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NEW UPDATES Asean Affairs    14 January 2015  

VN aims to increase rice exports

Viet Nam will focus on Africa, West and South Asian markets to boost rice exports amidst harsh competition anticipated this year, according to the Ministry of Industry and Trade.

Those markets saw rising demands for rice, the ministry's Department of Africa, Western and Southern Asia Markets said.

The department cited statistics from the Food and Agriculture Organisation of the United Nations, which stated that rice consumption in Africa, with a population of more than 1 billion, was estimated at some 24 million tonnes per year and rising.

Since 2009, Africa has imported 8-10 million tonnes of rice annually, worth between US$3.5-5 billion.

The department pointed out that import demands for rice in West and Southern Asia were also high. However, currently many countries, such as Saudi Arabia, Kuwait and Bangladesh, mainly imported rice from Thailand or India.

Statistics from the Viet Nam General Department of Customs showed that, as of November 2014, Vietnamese rice was exported to 46 of 78 markets in Africa, Western and Southern Asia markets, with a total turnover of about US$410 million.

Rice exports to major markets, including Ivory Coast, Angola, and Cameroon, however, declined sharply last year due to price competition from Thailand, India and Pakistan.

The decline was also attributed to the impact from the Ebola epidemic, which struck several West Africa countries.

The ministry believes there are significant potentials for Viet Nam to expand rice exports into these markets this year.

Among measures being undertaken to boost rice exports, the ministry said, included negotiating memoranda of understanding (MoU) to sell rice to the Ivory Coast, Kenya, Angola, Mozambique and Madagascar.

Also, marketing and promotional efforts would be strengthened, while co-ordination with other governmental agencies involved in agro-forestry-fisheries exports would be improved.

Support to provide market information and opportunities, along with the establishment of warehouses in major markets, such as Cameroon, Angola, and Mozambique, would also be provided to make it easier for Vietnamese exporters to expand into those markets.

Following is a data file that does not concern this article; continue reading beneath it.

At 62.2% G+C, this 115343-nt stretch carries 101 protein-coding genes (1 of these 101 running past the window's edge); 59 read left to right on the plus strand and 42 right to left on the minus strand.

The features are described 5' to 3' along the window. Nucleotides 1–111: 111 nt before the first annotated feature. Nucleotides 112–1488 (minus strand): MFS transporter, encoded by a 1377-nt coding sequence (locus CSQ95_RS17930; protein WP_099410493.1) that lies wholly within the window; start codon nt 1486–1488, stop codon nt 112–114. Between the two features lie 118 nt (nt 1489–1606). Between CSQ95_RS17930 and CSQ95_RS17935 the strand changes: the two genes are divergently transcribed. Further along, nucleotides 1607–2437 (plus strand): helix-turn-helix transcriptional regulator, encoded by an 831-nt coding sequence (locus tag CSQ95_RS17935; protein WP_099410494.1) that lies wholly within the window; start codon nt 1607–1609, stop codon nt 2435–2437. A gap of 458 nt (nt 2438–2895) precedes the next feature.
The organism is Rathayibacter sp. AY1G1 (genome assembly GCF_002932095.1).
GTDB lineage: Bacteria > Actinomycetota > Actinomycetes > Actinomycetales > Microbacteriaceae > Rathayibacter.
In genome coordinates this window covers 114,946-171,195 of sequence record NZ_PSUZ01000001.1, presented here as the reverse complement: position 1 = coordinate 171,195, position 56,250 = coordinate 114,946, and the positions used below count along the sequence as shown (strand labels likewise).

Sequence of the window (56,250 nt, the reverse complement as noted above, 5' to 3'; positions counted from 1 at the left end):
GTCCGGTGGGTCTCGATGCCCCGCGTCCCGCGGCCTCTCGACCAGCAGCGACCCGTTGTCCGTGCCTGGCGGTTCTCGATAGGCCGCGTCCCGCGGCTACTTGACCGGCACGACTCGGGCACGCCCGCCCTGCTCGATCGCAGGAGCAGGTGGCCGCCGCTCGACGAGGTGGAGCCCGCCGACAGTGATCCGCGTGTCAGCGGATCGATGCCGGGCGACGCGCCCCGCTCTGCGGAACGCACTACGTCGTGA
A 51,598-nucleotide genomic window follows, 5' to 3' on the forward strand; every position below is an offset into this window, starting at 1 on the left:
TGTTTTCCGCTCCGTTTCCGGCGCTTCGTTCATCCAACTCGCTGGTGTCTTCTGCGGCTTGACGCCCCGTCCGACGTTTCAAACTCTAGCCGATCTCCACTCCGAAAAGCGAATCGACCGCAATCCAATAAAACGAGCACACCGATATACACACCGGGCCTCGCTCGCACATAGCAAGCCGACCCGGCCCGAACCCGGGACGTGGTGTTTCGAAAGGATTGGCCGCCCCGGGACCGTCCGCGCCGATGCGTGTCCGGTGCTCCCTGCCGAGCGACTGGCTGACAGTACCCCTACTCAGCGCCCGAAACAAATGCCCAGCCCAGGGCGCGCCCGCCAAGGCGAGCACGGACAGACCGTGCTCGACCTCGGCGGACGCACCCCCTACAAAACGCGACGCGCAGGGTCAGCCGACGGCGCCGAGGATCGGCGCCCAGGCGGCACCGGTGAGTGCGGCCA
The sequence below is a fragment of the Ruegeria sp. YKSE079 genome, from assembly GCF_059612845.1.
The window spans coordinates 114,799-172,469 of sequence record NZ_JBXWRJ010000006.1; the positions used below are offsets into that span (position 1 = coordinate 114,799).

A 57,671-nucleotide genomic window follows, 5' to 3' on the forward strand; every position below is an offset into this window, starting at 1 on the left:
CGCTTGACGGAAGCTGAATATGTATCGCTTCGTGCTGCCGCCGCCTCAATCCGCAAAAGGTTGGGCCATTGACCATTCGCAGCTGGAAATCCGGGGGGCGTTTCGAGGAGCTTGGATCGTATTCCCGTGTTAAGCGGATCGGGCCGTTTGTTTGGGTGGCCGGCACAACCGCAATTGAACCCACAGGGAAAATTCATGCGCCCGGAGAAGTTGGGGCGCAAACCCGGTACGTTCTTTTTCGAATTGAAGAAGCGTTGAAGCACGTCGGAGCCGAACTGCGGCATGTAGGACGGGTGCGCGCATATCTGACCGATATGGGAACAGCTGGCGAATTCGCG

2014 was a difficult year for rice exports from Viet Nam due to the impact of oversupply, high inventories and significant pressure from the competition, besides the impact from El Nino, Ebola and political unrest in several regions.

Statistics showed that as of November, rice export from Viet Nam reached 6.062 million tonnes, valued at US2.8 billion, down 2.3 per cent in volume, while up 2.6 per cent in value. Rice exports for the full year were expected to be 6.5 million tonnes.

As difficulties for rice exports were expected to continue this year, the ministry urged keeping a close watch on market fluctuations and expanding exports to new and potential market, while enhancing the quality of Vietnamese rice.

Mexico imposes 20 per cent tax on rice imports

Beginning January 9, Vietnamese rice included a tax rate of 20

per cent when imported to Mexico and a rate of 9 per cent was applied on paddy-raised rice.

The tax increase seeks to protect Mexico's rice production, after Mexican rice cultivation declined by nearly 88 per cent after the country's free trade policies in rice imports came into force.

The Viet Nam Food Association noted that Mexico was a new potential customer for rice exports from Viet Nam.

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This year in Thailand-what next?

AseanAffairs   04 January 2011
By David Swartzentruber      

It is commonplace in journalism to write two types of articles at the transition point between the year that has passed and the New Year. As this writer qualifies as an “old hand” in observing Thailand with a track record dating back 14 years, it is time take a shot at what may unfold in Thailand in 2011.

The first issue that can’t be answered is the health of Thailand’s beloved King Bhumibol, who is now 83 years old. He is the world's longest reigning monarch, but elaborate birthday celebrations in December failed to mask concern over his health. More






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